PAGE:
Toward the back end of last year I was training to be a spin instructor. Just before Xmas I got told that it wasn’t going to go any further as they felt my acting career would always come first and get in the way. I was gutted and dreading going home to see the family. An hour later I was offered this job, as I sat at outside Liverpool Street Station, crying into my second McDonald’s cheeseburger whilst a brass band played ‘Silent Night.’ I’ve never been a great believer in fate but this one did seem written in stars and I’m sure all the hard work training as a spin instructor probably helped me get the job!

The show is very demanding and looks like it could be quite dangerous. How have you been finding it?

The show is physically demanding and requires great levels of concentration in order to stay safe. Particularly at the weekends when we do two shows a day. The physical side has been the biggest challenge for me. I never expected to end up in a show as physical as this! There’s a part of me that wishes I’d done it in my twenties when my body recovered a little quicker than it does now! Still, it’s been a learning process and I never say no to a challenge. It’s all about warming up efficiently, resting well and eating the right meals at the right times.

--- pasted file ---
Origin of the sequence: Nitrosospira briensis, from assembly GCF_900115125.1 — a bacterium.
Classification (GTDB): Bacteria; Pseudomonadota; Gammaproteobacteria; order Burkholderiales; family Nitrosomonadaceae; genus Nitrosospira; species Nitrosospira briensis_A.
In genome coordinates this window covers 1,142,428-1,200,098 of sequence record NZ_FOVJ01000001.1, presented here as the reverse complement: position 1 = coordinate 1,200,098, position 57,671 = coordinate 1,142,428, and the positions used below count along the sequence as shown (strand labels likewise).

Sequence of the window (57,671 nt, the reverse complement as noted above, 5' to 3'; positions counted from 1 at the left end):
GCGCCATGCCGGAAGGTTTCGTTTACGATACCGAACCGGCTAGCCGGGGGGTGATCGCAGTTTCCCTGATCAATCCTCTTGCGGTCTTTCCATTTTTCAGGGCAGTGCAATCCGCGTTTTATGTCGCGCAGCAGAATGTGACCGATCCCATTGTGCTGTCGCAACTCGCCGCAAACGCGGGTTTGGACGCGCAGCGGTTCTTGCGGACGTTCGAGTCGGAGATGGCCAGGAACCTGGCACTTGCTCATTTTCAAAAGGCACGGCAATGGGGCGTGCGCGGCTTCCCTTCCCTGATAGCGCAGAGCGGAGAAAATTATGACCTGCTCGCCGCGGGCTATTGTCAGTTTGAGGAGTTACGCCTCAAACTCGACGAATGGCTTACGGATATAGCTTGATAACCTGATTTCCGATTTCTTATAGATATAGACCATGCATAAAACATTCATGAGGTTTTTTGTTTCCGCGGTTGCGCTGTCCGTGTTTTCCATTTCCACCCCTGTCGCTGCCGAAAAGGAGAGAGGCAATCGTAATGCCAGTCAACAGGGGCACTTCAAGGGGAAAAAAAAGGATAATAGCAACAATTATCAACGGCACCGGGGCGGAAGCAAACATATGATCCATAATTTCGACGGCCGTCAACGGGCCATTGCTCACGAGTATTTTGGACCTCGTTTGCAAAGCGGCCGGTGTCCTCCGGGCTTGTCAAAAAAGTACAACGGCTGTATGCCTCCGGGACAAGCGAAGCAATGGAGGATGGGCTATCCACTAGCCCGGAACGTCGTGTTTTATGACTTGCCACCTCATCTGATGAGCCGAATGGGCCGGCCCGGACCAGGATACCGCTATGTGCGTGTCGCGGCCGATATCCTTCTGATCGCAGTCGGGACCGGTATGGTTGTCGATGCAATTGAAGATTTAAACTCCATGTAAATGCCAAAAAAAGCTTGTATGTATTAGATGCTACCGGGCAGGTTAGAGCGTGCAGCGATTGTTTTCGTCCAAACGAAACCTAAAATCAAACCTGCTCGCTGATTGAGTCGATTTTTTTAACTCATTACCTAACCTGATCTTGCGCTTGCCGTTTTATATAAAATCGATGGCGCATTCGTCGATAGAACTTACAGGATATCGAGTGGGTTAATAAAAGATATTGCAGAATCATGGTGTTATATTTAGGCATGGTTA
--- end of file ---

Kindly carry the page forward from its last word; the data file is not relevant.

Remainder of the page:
What is your favourite thing about the play?

I’ve always loved playing comedies. There is a great joy in being greeted with an audience that knows why they’re here, what kind of play they’re going to see and just wants you to give them a good time. Making people laugh is a real privilege and one which I relish at every performance.

The success of Mischief Theatre has been ground breaking. What do you think makes the company so special?